WASHINGTON (Reuters) – U.S. retail sales increased less than expected in October and could slow further, restrained by spiraling new COVID-19 infections and declining household income as millions of unemployed Americans lose government financial support.
Retail sales rose 0.3% last month, the Commerce Department said on Tuesday. Data for September was revised down to show sales surging 1.6% instead of shooting up 1.9% as previously reported. Economists polled by Reuters had forecast retail sales would gain 0.5% in October.
Excluding automobiles, gasoline, building materials and food services, retail sales nudged up 0.1% after a downwardly revised 0.9% increase in September. These so-called core retail sales correspond most closely with the consumer spending component of gross domestic product. They were previously estimated to have risen 1.4% in September.
Daily new coronavirus cases have been exceeding 100,000 since early this month, pushing the number of infections in the United States above 11 million, according to a Reuters tally. Some state and local governments have imposed new restrictions on businesses.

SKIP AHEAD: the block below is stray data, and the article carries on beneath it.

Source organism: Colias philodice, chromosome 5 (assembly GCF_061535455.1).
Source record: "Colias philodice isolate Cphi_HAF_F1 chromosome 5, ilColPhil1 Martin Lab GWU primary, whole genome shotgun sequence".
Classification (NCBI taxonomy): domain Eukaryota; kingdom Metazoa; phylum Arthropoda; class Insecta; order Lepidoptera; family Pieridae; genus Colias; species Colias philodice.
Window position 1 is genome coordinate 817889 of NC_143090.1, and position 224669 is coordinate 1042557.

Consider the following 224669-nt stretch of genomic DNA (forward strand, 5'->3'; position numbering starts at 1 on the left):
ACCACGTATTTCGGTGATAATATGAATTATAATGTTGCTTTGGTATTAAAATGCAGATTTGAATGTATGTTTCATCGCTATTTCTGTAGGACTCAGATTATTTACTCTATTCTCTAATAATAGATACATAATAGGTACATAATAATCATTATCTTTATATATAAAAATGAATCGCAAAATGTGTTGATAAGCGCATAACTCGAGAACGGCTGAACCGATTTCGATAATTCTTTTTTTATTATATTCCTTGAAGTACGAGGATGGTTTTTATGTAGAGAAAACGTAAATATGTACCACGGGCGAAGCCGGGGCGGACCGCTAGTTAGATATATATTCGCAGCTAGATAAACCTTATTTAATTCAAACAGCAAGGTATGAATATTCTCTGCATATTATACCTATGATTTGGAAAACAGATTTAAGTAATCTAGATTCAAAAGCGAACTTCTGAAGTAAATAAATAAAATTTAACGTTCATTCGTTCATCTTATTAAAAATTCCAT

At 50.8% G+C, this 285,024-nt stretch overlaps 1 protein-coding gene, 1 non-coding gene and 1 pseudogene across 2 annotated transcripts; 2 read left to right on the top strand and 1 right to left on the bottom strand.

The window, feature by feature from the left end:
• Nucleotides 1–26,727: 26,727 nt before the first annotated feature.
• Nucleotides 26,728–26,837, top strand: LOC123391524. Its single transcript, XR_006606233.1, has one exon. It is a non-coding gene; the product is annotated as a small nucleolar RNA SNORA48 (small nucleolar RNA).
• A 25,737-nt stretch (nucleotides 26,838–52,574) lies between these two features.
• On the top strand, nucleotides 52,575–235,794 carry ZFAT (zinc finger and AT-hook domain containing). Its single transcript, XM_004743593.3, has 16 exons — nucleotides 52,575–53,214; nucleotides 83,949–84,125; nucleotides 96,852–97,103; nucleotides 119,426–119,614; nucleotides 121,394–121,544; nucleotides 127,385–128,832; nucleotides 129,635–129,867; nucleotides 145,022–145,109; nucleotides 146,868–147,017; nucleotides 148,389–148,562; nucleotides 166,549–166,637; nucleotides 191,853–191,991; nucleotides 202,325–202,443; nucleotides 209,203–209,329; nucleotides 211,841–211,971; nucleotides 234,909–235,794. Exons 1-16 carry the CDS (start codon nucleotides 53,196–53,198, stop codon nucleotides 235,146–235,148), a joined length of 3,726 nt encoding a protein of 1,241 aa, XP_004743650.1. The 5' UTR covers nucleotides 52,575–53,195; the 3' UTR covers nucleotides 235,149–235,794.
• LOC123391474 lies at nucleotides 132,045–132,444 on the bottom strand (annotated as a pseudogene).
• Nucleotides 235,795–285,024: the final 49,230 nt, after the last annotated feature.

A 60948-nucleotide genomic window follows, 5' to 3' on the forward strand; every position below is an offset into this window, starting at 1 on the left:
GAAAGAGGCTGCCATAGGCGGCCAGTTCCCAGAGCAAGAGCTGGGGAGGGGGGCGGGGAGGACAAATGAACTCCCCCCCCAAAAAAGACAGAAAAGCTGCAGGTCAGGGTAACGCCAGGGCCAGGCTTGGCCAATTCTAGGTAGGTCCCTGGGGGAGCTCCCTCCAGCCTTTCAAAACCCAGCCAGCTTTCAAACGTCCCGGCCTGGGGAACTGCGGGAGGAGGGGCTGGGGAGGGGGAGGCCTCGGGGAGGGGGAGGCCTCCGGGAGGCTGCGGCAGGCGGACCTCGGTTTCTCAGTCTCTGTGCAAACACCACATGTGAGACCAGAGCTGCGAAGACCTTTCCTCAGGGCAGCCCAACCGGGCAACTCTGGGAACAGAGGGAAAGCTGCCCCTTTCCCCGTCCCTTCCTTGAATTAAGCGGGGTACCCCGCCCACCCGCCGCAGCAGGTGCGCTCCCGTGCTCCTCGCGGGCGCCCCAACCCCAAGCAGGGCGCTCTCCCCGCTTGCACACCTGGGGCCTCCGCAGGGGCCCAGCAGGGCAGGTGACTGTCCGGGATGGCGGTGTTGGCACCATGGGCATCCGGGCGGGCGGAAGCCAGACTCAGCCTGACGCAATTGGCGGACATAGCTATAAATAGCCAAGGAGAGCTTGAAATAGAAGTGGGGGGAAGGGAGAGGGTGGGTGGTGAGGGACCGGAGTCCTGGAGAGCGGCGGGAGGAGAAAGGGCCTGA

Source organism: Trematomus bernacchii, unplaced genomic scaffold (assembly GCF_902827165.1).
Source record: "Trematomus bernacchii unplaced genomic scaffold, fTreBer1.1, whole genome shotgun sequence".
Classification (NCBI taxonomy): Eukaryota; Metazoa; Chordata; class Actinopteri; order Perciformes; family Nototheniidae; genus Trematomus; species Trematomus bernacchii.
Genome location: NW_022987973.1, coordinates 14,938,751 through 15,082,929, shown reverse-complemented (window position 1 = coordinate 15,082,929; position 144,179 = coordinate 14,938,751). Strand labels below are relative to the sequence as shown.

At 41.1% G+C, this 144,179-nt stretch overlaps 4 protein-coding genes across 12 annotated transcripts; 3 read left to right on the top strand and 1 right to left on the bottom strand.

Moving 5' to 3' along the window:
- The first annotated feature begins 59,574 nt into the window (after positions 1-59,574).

Restrictions and consumer avoidance of crowded places like bars and restaurants could undercut spending and trigger another wave of layoffs, further squeezing incomes following the loss of a government weekly unemployment subsidy.
The supplement, which was part of more than $3 trillion in government coronavirus relief, has lapsed for millions of unemployed and underemployed workers. Millions more will lose benefits next month when a government-funded program for the self-employed, gig workers and others who do not qualify for the regular state unemployment programs expires.
Another government program providing benefits for people who have exhausted their six months of eligibility for state aid will also lapse at the end of December.
A second rescue package is unlikely before President-elect Joe Biden takes office in January.
Economists expect moderate retail sales growth for the rest of the year, which will contribute to slower economic growth after a historic rebound in gross domestic product in the third quarter. A JPMorgan survey of credit and debit cardholders showed a broad decline in spending through Nov. 9, with big drops in states where COVID-19 is spreading most rapidly.
Growth estimates for the fourth quarter are below a 5% annualized rate. The economy grew at a 33.1% rate in the July-September quarter after contracting at 31.4% pace in the second quarter, the deepest since the government started keeping records in 1947.
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